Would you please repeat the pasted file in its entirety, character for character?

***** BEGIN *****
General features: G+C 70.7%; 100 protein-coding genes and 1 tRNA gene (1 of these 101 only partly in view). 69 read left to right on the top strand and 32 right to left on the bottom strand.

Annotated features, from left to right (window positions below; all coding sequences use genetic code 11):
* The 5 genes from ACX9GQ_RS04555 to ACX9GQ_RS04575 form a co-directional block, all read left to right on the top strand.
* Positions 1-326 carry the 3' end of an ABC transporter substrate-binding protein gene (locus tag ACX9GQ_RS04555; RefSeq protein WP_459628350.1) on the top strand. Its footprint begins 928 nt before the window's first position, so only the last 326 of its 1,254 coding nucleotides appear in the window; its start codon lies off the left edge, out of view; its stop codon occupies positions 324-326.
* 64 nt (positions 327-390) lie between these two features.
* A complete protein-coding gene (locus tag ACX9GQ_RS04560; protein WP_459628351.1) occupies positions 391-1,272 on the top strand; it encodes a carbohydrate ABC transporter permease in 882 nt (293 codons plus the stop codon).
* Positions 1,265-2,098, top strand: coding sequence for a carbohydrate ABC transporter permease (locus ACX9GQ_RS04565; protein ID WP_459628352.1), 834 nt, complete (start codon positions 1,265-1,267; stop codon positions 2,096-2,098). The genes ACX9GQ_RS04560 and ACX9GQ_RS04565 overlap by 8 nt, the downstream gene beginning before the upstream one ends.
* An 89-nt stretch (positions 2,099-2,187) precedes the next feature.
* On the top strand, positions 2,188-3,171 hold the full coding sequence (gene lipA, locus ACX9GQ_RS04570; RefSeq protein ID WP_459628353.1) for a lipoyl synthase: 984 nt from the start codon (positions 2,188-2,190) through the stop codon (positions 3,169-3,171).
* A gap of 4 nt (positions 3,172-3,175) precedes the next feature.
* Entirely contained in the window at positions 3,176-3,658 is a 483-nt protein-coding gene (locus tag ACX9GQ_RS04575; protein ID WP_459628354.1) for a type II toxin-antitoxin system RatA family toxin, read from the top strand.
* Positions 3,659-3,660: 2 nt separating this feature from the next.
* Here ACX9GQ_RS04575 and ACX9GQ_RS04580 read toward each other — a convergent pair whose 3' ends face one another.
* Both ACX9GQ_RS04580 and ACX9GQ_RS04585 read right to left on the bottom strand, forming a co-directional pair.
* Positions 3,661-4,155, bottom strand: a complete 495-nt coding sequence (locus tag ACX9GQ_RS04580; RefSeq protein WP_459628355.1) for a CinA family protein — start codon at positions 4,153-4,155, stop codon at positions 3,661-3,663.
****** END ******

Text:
General features: G+C 70.7%; 100 protein-coding genes and 1 tRNA gene (1 of these 101 only partly in view). 69 read left to right on the top strand and 32 right to left on the bottom strand.

Annotated features, from left to right (window positions below; all coding sequences use genetic code 11):
* The 5 genes from ACX9GQ_RS04555 to ACX9GQ_RS04575 form a co-directional block, all read left to right on the top strand.
* Positions 1-326 carry the 3' end of an ABC transporter substrate-binding protein gene (locus tag ACX9GQ_RS04555; RefSeq protein WP_459628350.1) on the top strand. Its footprint begins 928 nt before the window's first position, so only the last 326 of its 1,254 coding nucleotides appear in the window; its start codon lies off the left edge, out of view; its stop codon occupies positions 324-326.
* 64 nt (positions 327-390) lie between these two features.
* A complete protein-coding gene (locus tag ACX9GQ_RS04560; protein WP_459628351.1) occupies positions 391-1,272 on the top strand; it encodes a carbohydrate ABC transporter permease in 882 nt (293 codons plus the stop codon).
* Positions 1,265-2,098, top strand: coding sequence for a carbohydrate ABC transporter permease (locus ACX9GQ_RS04565; protein ID WP_459628352.1), 834 nt, complete (start codon positions 1,265-1,267; stop codon positions 2,096-2,098). The genes ACX9GQ_RS04560 and ACX9GQ_RS04565 overlap by 8 nt, the downstream gene beginning before the upstream one ends.
* An 89-nt stretch (positions 2,099-2,187) precedes the next feature.
* On the top strand, positions 2,188-3,171 hold the full coding sequence (gene lipA, locus ACX9GQ_RS04570; RefSeq protein ID WP_459628353.1) for a lipoyl synthase: 984 nt from the start codon (positions 2,188-2,190) through the stop codon (positions 3,169-3,171).
* A gap of 4 nt (positions 3,172-3,175) precedes the next feature.
* Entirely contained in the window at positions 3,176-3,658 is a 483-nt protein-coding gene (locus tag ACX9GQ_RS04575; protein ID WP_459628354.1) for a type II toxin-antitoxin system RatA family toxin, read from the top strand.
* Positions 3,659-3,660: 2 nt separating this feature from the next.
* Here ACX9GQ_RS04575 and ACX9GQ_RS04580 read toward each other — a convergent pair whose 3' ends face one another.
* Both ACX9GQ_RS04580 and ACX9GQ_RS04585 read right to left on the bottom strand, forming a co-directional pair.
* Positions 3,661-4,155, bottom strand: a complete 495-nt coding sequence (locus tag ACX9GQ_RS04580; RefSeq protein WP_459628355.1) for a CinA family protein — start codon at positions 4,153-4,155, stop codon at positions 3,661-3,663.